It was an enticing offer: Millions of Brazilian reais for doing what they already do for no pay—caring for the Amazon rainforest.— Little wonder that many community leaders in the Kayapó Indigenous Territory in southern Pará state were interested. In December 2022, thirty of them, representing the territory’s seven associations, spent three days in São Paulo at the invitation of Carbonext, which develops carbon credit projects and trades credits derived from forest conservation. During the meetings, the company’s executives proposed a partnership agreement that would give the firm exclusive rights, for at least thirty years, to manage the carbon captured by plants over a territory of some 3.28 million hectares, an area the size of Belgium and twenty-one times bigger than the city of São Paulo. The contract was signed the following month during a meeting held in Kriny village, in the municipality of Bannach. But four months later, in May, Carbonext dissolved the contract. apparently to protect its reputation.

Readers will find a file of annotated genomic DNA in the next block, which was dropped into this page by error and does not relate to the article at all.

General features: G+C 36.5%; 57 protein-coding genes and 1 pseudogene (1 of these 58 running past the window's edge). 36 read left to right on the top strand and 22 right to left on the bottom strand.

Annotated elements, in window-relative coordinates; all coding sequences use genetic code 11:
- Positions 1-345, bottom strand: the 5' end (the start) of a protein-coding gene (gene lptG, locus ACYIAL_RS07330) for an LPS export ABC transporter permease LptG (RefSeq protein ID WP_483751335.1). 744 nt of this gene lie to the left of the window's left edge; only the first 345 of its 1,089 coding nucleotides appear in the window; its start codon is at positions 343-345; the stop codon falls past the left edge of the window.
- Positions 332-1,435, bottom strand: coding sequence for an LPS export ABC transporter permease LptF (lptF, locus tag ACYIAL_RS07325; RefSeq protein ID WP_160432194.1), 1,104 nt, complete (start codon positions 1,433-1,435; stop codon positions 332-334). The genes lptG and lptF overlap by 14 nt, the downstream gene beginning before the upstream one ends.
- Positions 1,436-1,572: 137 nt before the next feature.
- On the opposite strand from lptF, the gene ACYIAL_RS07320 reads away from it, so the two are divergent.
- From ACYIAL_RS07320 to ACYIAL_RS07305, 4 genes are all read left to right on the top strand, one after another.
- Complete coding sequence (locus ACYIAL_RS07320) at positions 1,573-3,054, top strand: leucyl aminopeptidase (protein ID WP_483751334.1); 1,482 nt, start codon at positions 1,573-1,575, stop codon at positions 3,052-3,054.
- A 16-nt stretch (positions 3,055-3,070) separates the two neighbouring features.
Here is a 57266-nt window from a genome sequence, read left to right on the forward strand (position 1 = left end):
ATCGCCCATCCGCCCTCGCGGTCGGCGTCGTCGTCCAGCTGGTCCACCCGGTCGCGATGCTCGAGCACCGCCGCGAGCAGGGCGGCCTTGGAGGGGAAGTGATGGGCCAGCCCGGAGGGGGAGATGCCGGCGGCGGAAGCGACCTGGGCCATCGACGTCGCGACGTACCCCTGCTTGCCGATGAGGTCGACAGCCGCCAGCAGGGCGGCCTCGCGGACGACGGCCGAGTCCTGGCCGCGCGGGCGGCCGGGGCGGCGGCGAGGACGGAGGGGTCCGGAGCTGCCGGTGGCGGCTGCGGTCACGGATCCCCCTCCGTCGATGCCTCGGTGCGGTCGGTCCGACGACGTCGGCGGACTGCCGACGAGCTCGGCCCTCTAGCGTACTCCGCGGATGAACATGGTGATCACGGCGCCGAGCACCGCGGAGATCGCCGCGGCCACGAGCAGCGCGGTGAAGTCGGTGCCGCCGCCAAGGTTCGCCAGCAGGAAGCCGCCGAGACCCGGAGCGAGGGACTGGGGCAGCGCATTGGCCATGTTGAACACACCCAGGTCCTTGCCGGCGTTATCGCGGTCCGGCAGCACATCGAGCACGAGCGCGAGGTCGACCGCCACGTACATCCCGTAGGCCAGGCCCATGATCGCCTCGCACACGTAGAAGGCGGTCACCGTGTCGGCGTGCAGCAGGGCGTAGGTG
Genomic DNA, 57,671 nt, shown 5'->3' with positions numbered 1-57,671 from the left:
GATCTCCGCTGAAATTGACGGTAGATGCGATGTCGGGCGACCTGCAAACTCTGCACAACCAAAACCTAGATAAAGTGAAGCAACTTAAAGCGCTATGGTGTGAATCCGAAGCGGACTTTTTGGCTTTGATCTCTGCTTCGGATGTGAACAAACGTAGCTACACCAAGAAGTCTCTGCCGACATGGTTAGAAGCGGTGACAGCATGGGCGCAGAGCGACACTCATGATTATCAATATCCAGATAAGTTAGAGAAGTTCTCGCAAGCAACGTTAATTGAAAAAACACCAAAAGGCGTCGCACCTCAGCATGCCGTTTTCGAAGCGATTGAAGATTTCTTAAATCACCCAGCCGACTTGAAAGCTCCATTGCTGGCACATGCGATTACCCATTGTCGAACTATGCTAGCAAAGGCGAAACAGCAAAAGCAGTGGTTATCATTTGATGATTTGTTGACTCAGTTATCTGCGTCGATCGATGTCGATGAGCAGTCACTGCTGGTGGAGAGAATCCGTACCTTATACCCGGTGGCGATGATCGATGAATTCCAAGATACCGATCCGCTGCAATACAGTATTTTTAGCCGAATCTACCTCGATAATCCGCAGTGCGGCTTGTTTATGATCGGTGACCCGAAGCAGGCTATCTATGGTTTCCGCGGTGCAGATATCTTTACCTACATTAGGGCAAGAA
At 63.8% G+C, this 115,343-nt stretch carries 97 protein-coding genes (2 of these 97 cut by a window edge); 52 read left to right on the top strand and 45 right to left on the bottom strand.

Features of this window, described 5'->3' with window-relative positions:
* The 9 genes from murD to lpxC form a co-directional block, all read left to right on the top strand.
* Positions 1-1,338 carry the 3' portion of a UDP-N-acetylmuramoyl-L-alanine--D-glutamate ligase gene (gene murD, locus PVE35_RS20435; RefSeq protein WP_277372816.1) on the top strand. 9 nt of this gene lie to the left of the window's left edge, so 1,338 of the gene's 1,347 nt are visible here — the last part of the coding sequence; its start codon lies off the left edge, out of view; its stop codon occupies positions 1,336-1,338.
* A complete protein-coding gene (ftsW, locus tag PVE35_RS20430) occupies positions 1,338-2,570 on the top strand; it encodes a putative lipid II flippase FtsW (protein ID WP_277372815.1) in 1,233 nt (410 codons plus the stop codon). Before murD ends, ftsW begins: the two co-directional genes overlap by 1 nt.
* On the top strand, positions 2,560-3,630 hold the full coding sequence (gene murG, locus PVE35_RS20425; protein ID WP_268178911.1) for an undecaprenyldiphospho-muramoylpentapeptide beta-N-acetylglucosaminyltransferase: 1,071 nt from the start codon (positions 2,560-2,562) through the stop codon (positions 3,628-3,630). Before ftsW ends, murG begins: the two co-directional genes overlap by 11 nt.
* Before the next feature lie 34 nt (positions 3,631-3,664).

On January 21 and 22 during the meeting in Bannach, attended by the caciques [leaders] of almost all of the more than seventy villages in Kayapó land, they had discussed advanced sales of credits to support the Indigenous territory financially while the carbon project was being drafted and certified—a process that can take up to three years. Indigenous leaders who wanted more time to analyze the proposal were pressured by the majority, who argued the contract presented an opportunity to obtain funds and move away from the illegal mining activities that divide the group. The Kayapó, along with the Munduruku and Yanomami, are among the Indigenous peoples hardest hit by criminal mining, according to a 2022 study by the research network MapBiomas. Like the Munduruku, some Kayapó leaders are involved in illicit mining.